- To achieve an advanced comprehension of the tenets and main research areas and topics in health communication
- To obtain an advanced understanding of the nature and function of theories in the field of health communication
- To become familiar with the major theories in health communication
- To demonstrate the ability to analyze, synthesize, compare, and contrast the relevant literature in health communication
Communication in the area of health is a central concern for policy makers, economists, and academics. Researchers who examine the impact of communication on health and health care delivery are privileged to focus upon processes of fundamental human import. The media play a key role in each of these debates and the importance of provider-patient interaction is an ever-growing concern in the dissemination of quality health care. The key question in relation to communication and health is how to maximize health outcomes through optimal communication. This course is designed to offer both a broad perspective to main topics in the field of health communication such as doctor-patient communication, health and the media, risk communication, health literacy, and e-health. In addition, this seminar will include a comprehensive review and evaluation of current theories in health communication.
A careful preparation of the provided readings is an important component of the course. Each class period will start with discussion of the readings of the sessions (see the schedule): the purpose is to stimulate critical examination and discussion of key issues in the readings.
Each student is responsible for the preparation of all mandatory readings. For each paper participants have to prepare max. 5 PowerPoint slides, indicating the main claims of the paper and – optionally – questions that arise while reading the paper. These slides have to be uploaded on iCorsi by Tuesday at noon at the latest. It is expected that students will actively participate in-class discussion throughout the course and semester. We may call on students randomly during the semester to ask them to contribute their thoughts.
Unexcused absence (for both online and on campus classes) is not permitted and can lead to an exclusion from the course. Absence of two or more times requires a medical certificate.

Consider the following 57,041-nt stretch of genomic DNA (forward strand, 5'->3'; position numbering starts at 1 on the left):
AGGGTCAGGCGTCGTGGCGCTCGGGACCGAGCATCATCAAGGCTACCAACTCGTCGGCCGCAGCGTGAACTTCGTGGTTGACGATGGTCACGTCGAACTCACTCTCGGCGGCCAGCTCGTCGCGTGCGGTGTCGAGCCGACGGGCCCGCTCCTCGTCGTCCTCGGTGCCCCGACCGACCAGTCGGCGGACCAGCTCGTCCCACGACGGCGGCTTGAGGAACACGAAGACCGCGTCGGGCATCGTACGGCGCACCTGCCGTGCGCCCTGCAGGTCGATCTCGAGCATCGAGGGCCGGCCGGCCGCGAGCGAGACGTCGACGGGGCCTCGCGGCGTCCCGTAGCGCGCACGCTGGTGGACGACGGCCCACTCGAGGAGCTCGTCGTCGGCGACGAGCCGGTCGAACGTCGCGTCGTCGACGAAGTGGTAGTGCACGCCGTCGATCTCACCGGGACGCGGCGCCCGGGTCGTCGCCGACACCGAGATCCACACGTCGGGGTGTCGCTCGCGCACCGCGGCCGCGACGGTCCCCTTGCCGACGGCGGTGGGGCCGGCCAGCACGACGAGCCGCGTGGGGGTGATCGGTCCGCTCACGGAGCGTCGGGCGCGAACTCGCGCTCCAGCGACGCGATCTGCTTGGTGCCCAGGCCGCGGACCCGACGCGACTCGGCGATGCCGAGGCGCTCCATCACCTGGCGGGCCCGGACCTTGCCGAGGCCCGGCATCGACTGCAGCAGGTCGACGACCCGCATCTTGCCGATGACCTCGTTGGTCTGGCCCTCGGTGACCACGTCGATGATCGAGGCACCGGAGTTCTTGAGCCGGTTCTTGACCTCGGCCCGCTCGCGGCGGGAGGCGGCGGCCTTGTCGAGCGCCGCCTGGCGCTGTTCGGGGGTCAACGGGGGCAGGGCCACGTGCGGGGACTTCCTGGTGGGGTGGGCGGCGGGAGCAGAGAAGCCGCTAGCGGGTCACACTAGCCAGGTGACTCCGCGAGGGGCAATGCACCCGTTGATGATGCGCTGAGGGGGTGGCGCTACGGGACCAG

Course evaluation is based on individual and group assignments, class participation, preparation of readings and a final written exam. Weighting with respect to grades will be as follows:
- Final exam: 65%. There will be a final written exam for this course. Students will be asked to answer questions related to the readings and topics discussed in class. The questions may not only ask for straightforward facts but may also require a transfer or application of the acquired knowledge.
- Assignments and class participation: 35%. During the course, students will also be required to hand in individual essays and participate to group assignments. A deadline will be set for submitting each of these assignments.
Requirements to pass the course: To successfully pass the course, students need to pass all three of the above described course components. Further, students can be excluded from class, resulting in a failure of the course, if they do not attend the class regularly (see “absence”).
- T. Thompson & P.J. Schulz (eds.): Health Communication Theory. John Wiley & Sons, 2021
1. Session: Orientation
- Schiavo, R. (2007). Health communication. From theory to practice. (Chapter 1: What is health communication?, pp.3-29). San Francisco, CA: Jossey-Bass.
- Du Pré, A. (2010). Communicating about health: current issues and perspectives (3rd ed.). (Chapter 1 Introduction, pp. 3-18). New York, NY: Oxford University Press.
2. Session: Doctor-Patient Communication
- Ong, L. M. L., de Haes, J. C. J. M., Hoos, A. M., & Lammes, F. B. (1995). Doctor-patient communication: A review of the literature. Social Science & Medicine, 40(7), 903-918.
- Roter, D. L., & Hall, J. A. (2006). The Nature of the Doctor-Patient Relationship. In: Doctors talking with patients/patients talking with doctors: Improving communication in medical visits (2nd ed.) (Chapter 2, pp.23-38). Westport, CT: Praeger.
- Street, R. L., Makoul, G., Arora, N. K., & Epstein, R. M. (2009). How does communication heal? Pathways linking clinician–patient communication to health outcomes. Patient Education and Counseling, 74, 295–301.
3. Session: Health Literacy
- Nutbeam, D. (2008). The evolving concept of Health Literacy. Social Science & Medicine, 67, 2072-2078.
- Schulz, P. J., & Nakamoto, K. (2013). Health literacy and patient empowerment in health communication: the importance of separating conjoined twins. Patient education and counseling, 90(1), 4-11.
Master of Science in Communication in Communication, Management & Health, Core course, 1st year